Okay, the GWF definitely received the Feytouched buff. Compare the initial hit of Sure Strike (494.9) with the one after IBS (584.0). Since ACT likes to round things… here’s the exact numbers in ACT.
Exact Numbers of GWF Test:
Sure Strike before IBS: 494.937
Sure Strike after IBS: 584.026
That’s pretty much 1.18, or the Fey damage buff. The GWF definitely received the Fey damage buff.
Now, what about the GF?
The GF definitely applied the Feytouched buff thanks to a hit of Griffons. Thanks to the Rank 9 ArmPen boon, the GF had more than enough Resistance Ignored to deal full damage to mobs.
The GF’s hit with the Feytouched buff was 2360.8.
If we look at the initial test on dummies, the GF’s “control” damage to the dummies without the Feytouched slotted in was 2000.7.
If we compare the damage on the dummies to the one on the mobs...
2360.8/2000.7 = 1.799870.
Given that ACT likes to round numbers, the GF’s damage bonus is definitely 1.18, or the value of the Feytouched damage buff.
How is this relevant?
Notice the time. The GF attacked after the GWF attacked, but as you saw, both players received the benefit of the Feytouched damage buff.
The rumor of “stealing the Feytouched damage buff” isn’t a thing.
Overall Weapon Enchant DPS Increase Formula
Original formula derived by the CW Enchant Team (@thefabricant, @d66723225, @greyjay1, @falkon84). Picture credit @dupeks.
Picture credit @dupeks.
If the math hasn’t caused you to fall asleep, you might be wondering “where are the Buffs? Where are the Power scaling options?”, or, more bluntly, “how the hell did the original CW Enchant test team pull the Enchant DPS Increase formula out of the overall damage formula?”
The Weapon Enchant DPS Increase Formula deals with all of those questions, and while the CW team are wizards, they still are mathematicians. If you’re incredulous, I’ll show you in this math heavy section. Even if deriving formulas is unimportant to you, I highly recommend you stick around for the later sections to clear up some common misconceptions.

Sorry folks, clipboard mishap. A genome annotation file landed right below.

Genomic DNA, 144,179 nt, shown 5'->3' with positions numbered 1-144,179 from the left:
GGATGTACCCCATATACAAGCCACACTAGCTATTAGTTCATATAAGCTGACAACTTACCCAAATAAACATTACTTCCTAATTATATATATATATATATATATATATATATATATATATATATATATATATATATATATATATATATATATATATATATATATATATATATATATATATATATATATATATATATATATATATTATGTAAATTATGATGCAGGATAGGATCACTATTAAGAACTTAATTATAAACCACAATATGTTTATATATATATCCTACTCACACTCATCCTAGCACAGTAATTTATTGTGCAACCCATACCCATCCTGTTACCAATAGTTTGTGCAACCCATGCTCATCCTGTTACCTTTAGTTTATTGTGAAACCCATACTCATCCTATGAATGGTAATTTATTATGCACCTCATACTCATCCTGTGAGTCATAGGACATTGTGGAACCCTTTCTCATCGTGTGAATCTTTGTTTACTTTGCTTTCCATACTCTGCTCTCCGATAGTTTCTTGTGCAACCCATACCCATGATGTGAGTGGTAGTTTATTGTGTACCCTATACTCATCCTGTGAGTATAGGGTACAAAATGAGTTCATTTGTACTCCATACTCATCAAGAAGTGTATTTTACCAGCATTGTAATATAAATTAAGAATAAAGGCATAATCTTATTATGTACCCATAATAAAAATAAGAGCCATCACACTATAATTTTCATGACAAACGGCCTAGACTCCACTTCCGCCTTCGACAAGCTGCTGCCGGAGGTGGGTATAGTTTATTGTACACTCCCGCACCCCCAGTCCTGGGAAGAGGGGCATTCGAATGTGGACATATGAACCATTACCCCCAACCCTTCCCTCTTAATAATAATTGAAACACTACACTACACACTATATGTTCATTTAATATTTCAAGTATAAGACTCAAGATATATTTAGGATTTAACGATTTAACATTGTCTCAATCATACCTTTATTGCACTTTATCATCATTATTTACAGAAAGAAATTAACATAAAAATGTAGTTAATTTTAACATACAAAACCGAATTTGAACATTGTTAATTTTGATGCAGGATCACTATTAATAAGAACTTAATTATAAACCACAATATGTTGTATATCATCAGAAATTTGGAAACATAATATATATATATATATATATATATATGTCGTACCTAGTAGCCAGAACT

Okay, let’s derive.
To calculate your DPS Increase, you compare your New Damage (after equipping a Weapon Enchant) to your Old Damage (damage without any Weapon Enchant equipped).
We can rearrange this formula a bit to make it more manageable:
And simplify it again to get the following reduced formula:
Notice that if New Damage = Old Damage, then our DPS Increase goes to 0. Makes sense.So, what is our New Damage and our Old Damage in this case?
Our Old Damage is usually just Ability Damage (scaled with Power, Buffs, Debuffs, etc.). For the purposes of simplicity, we are assuming that you are not using something like Wheel of Fire, which deals another hit we’d have to keep track of.
Our “New” Damage can come from two places: either an increase to our Ability Damage (as with Enchants that increase our Crit Severity, or those that apply Buffs or Debuffs) or from a new Weapon Damage component that is added as a hit when the Enchant procs (additive as opposed to multiplicative).
Let’s plug Old Damage and New Damage into our DPS Increase formula
And expanding it yields:
In the case of most proc based Enchants (except for Feytouched and the Debuffing enchants), the New Ability Damage will be the same as the Old Ability Damage. That means that New Ability Damage / Ability Damage will be equal to 1.
For most proc based Enchants, our DPS Increase formula is simply:
So now, all we need to do is substitute “Ability Damage” and “Enhancement Damage” in relation to the original damage formula.
Here is the original damage formula, abridged for clarity:
In our Properties of Comparison, we assume that our attacking character has enough Resist Ignored to counter enemy DR, has Combat Advantage, and has some degree of Critical Chance (our Crit chance assumed to be anywhere from the base 5% Crit Chance to 100%). From here on out, we will usually omit the Enemy DR vs. Your Resistance Ignored elements of all formulas (since this component of the formula resolves to 1 when you have enough Resistance Ignored to counter enemy DR). To suit our needs, we can modify our formula for Ability Damage to:
Now, we just need to find the part of the formula which cover Enchant Damage.